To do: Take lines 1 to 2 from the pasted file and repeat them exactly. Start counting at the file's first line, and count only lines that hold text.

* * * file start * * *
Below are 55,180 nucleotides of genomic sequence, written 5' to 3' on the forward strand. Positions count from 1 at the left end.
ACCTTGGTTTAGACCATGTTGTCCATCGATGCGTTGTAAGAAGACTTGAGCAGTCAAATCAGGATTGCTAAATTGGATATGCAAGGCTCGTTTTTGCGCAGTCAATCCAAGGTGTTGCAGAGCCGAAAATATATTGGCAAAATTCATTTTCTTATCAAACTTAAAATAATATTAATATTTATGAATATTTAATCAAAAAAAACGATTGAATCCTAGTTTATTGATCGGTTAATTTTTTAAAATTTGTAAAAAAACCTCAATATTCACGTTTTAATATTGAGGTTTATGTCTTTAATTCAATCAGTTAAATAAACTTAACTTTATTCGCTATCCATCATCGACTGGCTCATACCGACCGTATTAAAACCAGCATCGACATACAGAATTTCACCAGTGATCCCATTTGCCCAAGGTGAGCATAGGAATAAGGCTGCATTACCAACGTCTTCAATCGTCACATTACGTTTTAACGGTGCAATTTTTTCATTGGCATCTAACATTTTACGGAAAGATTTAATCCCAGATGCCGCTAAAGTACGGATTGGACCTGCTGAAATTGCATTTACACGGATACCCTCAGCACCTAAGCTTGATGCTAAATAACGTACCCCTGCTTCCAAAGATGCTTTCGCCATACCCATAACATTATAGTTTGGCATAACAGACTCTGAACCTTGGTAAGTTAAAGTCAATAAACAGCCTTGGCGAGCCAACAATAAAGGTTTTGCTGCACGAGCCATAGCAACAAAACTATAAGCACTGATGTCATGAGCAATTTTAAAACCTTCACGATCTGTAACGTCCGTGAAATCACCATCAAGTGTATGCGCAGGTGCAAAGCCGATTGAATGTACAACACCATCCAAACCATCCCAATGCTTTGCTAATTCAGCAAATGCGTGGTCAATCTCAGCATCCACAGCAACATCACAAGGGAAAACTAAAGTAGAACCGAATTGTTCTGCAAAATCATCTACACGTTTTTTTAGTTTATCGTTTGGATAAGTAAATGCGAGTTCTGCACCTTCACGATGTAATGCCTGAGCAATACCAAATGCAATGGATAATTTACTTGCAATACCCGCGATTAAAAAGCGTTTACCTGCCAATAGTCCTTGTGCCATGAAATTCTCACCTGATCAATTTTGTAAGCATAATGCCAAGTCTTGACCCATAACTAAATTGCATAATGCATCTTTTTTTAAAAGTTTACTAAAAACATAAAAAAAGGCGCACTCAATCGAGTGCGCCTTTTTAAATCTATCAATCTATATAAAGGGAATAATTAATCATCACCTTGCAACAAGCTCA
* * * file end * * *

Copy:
Below are 55,180 nucleotides of genomic sequence, written 5' to 3' on the forward strand. Positions count from 1 at the left end.
ACCTTGGTTTAGACCATGTTGTCCATCGATGCGTTGTAAGAAGACTTGAGCAGTCAAATCAGGATTGCTAAATTGGATATGCAAGGCTCGTTTTTGCGCAGTCAATCCAAGGTGTTGCAGAGCCGAAAATATATTGGCAAAATTCATTTTCTTATCAAACTTAAAATAATATTAATATTTATGAATATTTAATCAAAAAAAACGATTGAATCCTAGTTTATTGATCGGTTAATTTTTTAAAATTTGTAAAAAAACCTCAATATTCACGTTTTAATATTGAGGTTTATGTCTTTAATTCAATCAGTTAAATAAACTTAACTTTATTCGCTATCCATCATCGACTGGCTCATACCGACCGTATTAAAACCAGCATCGACATACAGAATTTCACCAGTGATCCCATTTGCCCAAGGTGAGCATAGGAATAAGGCTGCATTACCAACGTCTTCAATCGTCACATTACGTTTTAACGGTGCAATTTTTTCATTGGCATCTAACATTTTACGGAAAGATTTAATCCCAGATGCCGCTAAAGTACGGATTGGACCTGCTGAAATTGCATTTACACGGATACCCTCAGCACCTAAGCTTGATGCTAAATAACGTACCCCTGCTTCCAAAGATGCTTTCGCCATACCCATAACATTATAGTTTGGCATAACAGACTCTGAACCTTGGTAAGTTAAAGTCAATAAACAGCCTTGGCGAGCCAACAATAAAGGTTTTGCTGCACGAGCCATAGCAACAAAACTATAAGCACTGATGTCATGAGCAATTTTAAAACCTTCACGATCTGTAACGTCCGTGAAATCACCATCAAGTGTATGCGCAGGTGCAAAGCCGATTGAATGTACAACACCATCCAAACCATCCCAATGCTTTGCTAATTCAGCAAATGCGTGGTCAATCTCAGCATCCACAGCAACATCACAAGGGAAAACTAAAGTAGAACCGAATTGTTCTGCAAAATCATCTACACGTTTTTTTAGTTTATCGTTTGGATAAGTAAATGCGAGTTCTGCACCTTCACGATGTAATGCCTGAGCAATACCAAATGCAATGGATAATTTACTTGCAATACCCGCGATTAAAAAGCGTTTACCTGCCAATAGTCCTTGTGCCATGAAATTCTCACCTGATCAATTTTGTAAGCATAATGCCAAGTCTTGACCCATAACTAAATTGCATAATGCATCTTTTTTTAAAAGTTTACTAAAAACATAAAAAAAGGCGCACTCAATCGAGTGCGCCTTTTTAAATCTATCAATCTATATAAAGGGAATAATTAATCATCACCTTGCAACAAGCTCA